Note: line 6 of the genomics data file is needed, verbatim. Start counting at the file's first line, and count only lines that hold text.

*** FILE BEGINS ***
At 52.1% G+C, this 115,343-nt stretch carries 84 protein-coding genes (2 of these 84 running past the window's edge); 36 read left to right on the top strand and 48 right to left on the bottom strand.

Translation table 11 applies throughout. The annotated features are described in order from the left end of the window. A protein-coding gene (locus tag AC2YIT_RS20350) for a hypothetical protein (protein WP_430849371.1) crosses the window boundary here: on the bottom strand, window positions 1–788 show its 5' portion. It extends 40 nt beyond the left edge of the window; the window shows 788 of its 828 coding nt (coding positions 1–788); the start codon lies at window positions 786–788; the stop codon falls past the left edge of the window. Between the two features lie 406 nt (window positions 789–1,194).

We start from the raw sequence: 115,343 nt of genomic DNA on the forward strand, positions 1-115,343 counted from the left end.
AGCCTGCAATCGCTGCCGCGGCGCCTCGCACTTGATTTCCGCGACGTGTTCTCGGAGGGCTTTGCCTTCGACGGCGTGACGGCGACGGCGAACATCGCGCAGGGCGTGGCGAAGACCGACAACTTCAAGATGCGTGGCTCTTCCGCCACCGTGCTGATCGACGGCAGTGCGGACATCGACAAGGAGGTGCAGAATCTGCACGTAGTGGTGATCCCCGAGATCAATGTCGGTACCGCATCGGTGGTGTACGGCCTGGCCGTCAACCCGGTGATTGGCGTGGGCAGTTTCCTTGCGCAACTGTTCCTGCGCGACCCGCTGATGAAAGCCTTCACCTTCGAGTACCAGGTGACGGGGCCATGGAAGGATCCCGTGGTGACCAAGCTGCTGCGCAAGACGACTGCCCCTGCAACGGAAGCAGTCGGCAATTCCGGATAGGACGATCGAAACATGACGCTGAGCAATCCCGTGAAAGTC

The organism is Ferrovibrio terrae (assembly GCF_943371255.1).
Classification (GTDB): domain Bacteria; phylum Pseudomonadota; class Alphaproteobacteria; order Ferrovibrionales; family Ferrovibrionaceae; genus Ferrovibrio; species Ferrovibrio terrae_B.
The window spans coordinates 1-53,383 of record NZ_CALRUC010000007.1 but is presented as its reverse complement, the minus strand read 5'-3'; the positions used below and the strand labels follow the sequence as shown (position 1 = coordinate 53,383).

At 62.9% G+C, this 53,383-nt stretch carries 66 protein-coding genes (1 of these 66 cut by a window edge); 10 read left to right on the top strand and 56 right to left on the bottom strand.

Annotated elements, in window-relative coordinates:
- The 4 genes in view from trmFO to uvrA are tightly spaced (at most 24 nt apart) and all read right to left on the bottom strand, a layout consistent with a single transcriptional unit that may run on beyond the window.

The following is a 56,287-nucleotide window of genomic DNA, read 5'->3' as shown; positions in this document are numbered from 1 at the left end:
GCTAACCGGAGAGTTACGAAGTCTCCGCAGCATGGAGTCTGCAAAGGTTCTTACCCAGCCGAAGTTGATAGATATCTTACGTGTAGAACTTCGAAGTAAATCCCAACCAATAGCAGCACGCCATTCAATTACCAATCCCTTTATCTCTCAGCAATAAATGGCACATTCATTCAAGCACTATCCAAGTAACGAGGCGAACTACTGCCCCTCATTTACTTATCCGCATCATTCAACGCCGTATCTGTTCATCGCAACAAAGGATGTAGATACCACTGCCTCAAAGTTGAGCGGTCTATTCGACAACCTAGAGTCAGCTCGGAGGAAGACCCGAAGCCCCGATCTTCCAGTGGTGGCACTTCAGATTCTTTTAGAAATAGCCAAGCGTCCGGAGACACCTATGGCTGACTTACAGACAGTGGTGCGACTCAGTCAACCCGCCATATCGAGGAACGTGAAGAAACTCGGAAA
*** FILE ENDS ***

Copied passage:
Classification (GTDB): domain Bacteria; phylum Pseudomonadota; class Alphaproteobacteria; order Ferrovibrionales; family Ferrovibrionaceae; genus Ferrovibrio; species Ferrovibrio terrae_B.